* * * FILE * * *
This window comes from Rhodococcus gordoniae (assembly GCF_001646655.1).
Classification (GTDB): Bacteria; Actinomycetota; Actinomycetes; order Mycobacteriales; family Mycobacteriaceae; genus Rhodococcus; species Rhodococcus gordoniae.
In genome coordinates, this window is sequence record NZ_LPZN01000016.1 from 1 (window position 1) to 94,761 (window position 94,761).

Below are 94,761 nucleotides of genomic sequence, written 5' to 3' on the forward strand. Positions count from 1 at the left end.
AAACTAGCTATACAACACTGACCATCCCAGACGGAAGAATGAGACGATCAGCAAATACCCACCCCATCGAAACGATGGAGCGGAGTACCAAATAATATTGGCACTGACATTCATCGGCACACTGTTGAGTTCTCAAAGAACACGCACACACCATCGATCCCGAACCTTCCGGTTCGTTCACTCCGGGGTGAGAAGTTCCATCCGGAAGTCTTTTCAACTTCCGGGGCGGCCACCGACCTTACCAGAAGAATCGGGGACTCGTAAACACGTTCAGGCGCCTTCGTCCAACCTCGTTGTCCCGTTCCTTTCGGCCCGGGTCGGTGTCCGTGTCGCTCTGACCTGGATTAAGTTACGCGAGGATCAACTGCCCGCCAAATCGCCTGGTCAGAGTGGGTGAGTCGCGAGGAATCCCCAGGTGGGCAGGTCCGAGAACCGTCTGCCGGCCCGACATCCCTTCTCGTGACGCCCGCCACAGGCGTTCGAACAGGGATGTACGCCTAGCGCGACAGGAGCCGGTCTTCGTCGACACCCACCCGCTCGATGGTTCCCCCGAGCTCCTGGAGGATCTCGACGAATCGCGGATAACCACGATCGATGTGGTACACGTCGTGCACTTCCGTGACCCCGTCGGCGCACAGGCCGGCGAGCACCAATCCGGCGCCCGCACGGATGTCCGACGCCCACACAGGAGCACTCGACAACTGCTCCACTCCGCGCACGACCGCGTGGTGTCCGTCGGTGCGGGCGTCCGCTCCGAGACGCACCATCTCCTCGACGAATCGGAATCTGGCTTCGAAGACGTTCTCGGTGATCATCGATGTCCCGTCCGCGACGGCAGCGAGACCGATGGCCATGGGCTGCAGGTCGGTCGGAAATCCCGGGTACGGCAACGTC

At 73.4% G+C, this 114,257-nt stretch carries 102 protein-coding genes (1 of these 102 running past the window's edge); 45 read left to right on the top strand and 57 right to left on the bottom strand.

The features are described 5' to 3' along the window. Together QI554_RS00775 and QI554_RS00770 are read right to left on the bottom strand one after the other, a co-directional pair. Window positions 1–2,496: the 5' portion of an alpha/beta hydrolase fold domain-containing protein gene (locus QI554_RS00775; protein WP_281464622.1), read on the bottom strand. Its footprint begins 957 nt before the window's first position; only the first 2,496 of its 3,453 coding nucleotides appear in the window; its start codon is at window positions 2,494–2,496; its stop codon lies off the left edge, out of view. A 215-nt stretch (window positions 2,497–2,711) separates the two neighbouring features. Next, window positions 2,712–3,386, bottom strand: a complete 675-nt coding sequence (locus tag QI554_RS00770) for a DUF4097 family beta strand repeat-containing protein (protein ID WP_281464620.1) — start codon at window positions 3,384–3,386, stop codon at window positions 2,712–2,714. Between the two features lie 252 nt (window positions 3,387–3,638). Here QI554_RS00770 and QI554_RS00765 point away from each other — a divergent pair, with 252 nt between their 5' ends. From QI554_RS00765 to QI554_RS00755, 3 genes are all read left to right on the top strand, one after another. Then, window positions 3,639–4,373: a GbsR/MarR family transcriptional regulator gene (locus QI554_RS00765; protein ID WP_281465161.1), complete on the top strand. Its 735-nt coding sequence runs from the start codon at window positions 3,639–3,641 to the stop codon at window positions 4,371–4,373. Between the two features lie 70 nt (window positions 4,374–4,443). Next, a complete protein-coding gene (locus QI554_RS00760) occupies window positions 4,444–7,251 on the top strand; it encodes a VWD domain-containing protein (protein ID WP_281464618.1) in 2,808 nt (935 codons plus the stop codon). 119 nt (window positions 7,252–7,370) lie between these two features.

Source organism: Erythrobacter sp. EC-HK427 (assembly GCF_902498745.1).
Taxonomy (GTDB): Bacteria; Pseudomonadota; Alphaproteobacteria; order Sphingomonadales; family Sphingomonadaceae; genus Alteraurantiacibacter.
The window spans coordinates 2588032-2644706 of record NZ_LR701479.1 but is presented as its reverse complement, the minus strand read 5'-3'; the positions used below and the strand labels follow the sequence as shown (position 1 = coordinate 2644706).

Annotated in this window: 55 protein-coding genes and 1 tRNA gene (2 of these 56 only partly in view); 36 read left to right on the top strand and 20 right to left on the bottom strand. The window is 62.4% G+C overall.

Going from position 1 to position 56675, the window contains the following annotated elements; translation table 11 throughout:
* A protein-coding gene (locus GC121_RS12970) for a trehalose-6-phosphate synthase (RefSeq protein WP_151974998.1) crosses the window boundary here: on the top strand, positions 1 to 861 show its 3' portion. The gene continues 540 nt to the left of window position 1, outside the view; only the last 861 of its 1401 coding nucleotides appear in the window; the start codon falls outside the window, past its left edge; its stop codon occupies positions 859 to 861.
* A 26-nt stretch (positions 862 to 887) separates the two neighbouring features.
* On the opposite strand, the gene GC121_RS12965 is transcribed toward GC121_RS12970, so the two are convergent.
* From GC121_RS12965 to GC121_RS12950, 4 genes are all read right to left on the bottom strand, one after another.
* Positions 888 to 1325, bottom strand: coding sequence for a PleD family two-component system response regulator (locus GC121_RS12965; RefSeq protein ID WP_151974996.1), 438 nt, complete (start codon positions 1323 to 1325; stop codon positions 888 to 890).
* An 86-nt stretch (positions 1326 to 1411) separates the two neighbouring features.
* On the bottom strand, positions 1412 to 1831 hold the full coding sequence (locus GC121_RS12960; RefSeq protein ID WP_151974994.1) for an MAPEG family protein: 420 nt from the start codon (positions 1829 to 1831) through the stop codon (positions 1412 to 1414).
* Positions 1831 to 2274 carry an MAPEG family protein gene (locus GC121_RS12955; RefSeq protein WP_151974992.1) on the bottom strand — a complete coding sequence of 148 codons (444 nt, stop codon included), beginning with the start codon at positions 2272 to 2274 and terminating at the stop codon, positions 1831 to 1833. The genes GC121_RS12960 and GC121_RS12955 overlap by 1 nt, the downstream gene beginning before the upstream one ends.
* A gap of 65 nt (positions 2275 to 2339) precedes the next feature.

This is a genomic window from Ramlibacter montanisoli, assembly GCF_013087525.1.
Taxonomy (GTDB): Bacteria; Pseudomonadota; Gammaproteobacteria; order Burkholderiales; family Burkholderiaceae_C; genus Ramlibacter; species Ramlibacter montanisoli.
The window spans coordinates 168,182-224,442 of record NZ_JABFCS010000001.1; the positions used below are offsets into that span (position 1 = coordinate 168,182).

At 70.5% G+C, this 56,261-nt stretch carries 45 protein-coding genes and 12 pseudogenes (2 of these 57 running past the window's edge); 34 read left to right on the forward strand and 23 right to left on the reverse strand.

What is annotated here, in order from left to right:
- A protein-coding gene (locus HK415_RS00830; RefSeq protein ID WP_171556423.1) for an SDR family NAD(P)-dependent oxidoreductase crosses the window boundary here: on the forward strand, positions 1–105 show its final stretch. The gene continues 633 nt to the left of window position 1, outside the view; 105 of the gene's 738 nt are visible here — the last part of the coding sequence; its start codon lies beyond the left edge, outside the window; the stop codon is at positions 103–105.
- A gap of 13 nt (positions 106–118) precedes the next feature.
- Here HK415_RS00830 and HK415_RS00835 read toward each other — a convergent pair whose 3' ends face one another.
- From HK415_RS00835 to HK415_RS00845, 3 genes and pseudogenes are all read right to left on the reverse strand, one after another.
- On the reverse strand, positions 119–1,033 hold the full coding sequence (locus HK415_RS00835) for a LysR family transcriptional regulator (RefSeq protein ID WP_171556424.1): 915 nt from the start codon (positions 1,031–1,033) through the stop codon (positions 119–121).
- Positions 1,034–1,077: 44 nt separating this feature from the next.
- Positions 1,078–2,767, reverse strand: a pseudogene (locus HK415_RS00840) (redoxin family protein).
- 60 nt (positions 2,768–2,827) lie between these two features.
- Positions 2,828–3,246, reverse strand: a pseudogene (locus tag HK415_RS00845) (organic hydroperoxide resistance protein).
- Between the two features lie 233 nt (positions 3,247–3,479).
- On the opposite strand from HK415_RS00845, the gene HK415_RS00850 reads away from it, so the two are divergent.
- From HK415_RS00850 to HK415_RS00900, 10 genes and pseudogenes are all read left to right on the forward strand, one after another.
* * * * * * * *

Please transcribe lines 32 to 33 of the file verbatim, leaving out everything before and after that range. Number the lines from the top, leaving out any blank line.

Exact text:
- Positions 1,034–1,077: 44 nt separating this feature from the next.
- Positions 1,078–2,767, reverse strand: a pseudogene (locus HK415_RS00840) (redoxin family protein).